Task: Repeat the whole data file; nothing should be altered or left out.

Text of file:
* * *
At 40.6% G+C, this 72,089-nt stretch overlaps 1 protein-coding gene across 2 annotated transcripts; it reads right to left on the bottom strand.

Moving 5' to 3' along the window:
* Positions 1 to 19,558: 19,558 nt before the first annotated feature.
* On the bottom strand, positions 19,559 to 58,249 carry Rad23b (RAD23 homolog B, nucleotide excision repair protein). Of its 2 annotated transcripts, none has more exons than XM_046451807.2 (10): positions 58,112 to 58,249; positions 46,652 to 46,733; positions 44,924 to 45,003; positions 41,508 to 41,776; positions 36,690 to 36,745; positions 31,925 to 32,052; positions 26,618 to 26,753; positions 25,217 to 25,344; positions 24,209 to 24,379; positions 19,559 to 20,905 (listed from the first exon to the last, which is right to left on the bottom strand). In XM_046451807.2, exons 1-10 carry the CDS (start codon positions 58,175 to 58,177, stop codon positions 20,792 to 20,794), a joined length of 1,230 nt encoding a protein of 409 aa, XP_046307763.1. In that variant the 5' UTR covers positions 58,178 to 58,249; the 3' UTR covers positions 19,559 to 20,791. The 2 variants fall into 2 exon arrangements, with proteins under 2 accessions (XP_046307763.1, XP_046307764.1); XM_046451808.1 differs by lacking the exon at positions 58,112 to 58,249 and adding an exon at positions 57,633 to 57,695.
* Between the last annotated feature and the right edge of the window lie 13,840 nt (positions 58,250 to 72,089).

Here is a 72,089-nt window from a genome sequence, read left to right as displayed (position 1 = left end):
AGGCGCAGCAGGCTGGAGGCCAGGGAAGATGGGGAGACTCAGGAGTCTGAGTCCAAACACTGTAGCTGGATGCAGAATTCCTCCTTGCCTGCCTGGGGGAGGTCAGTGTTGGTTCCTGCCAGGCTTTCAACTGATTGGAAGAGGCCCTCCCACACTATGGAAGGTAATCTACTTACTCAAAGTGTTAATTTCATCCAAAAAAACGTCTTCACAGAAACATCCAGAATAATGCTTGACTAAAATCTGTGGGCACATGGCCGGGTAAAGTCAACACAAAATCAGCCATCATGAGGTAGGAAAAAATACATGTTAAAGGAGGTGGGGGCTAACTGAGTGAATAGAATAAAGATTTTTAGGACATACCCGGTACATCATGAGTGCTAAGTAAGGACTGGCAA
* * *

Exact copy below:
At 40.6% G+C, this 72,089-nt stretch overlaps 1 protein-coding gene across 2 annotated transcripts; it reads right to left on the bottom strand.

Moving 5' to 3' along the window:
* Positions 1 to 19,558: 19,558 nt before the first annotated feature.
* On the bottom strand, positions 19,559 to 58,249 carry Rad23b (RAD23 homolog B, nucleotide excision repair protein). Of its 2 annotated transcripts, none has more exons than XM_046451807.2 (10): positions 58,112 to 58,249; positions 46,652 to 46,733; positions 44,924 to 45,003; positions 41,508 to 41,776; positions 36,690 to 36,745; positions 31,925 to 32,052; positions 26,618 to 26,753; positions 25,217 to 25,344; positions 24,209 to 24,379; positions 19,559 to 20,905 (listed from the first exon to the last, which is right to left on the bottom strand). In XM_046451807.2, exons 1-10 carry the CDS (start codon positions 58,175 to 58,177, stop codon positions 20,792 to 20,794), a joined length of 1,230 nt encoding a protein of 409 aa, XP_046307763.1. In that variant the 5' UTR covers positions 58,178 to 58,249; the 3' UTR covers positions 19,559 to 20,791. The 2 variants fall into 2 exon arrangements, with proteins under 2 accessions (XP_046307763.1, XP_046307764.1); XM_046451808.1 differs by lacking the exon at positions 58,112 to 58,249 and adding an exon at positions 57,633 to 57,695.
* Between the last annotated feature and the right edge of the window lie 13,840 nt (positions 58,250 to 72,089).

Here is a 72,089-nt window from a genome sequence, read left to right as displayed (position 1 = left end):
AGGCGCAGCAGGCTGGAGGCCAGGGAAGATGGGGAGACTCAGGAGTCTGAGTCCAAACACTGTAGCTGGATGCAGAATTCCTCCTTGCCTGCCTGGGGGAGGTCAGTGTTGGTTCCTGCCAGGCTTTCAACTGATTGGAAGAGGCCCTCCCACACTATGGAAGGTAATCTACTTACTCAAAGTGTTAATTTCATCCAAAAAAACGTCTTCACAGAAACATCCAGAATAATGCTTGACTAAAATCTGTGGGCACATGGCCGGGTAAAGTCAACACAAAATCAGCCATCATGAGGTAGGAAAAAATACATGTTAAAGGAGGTGGGGGCTAACTGAGTGAATAGAATAAAGATTTTTAGGACATACCCGGTACATCATGAGTGCTAAGTAAGGACTGGCAA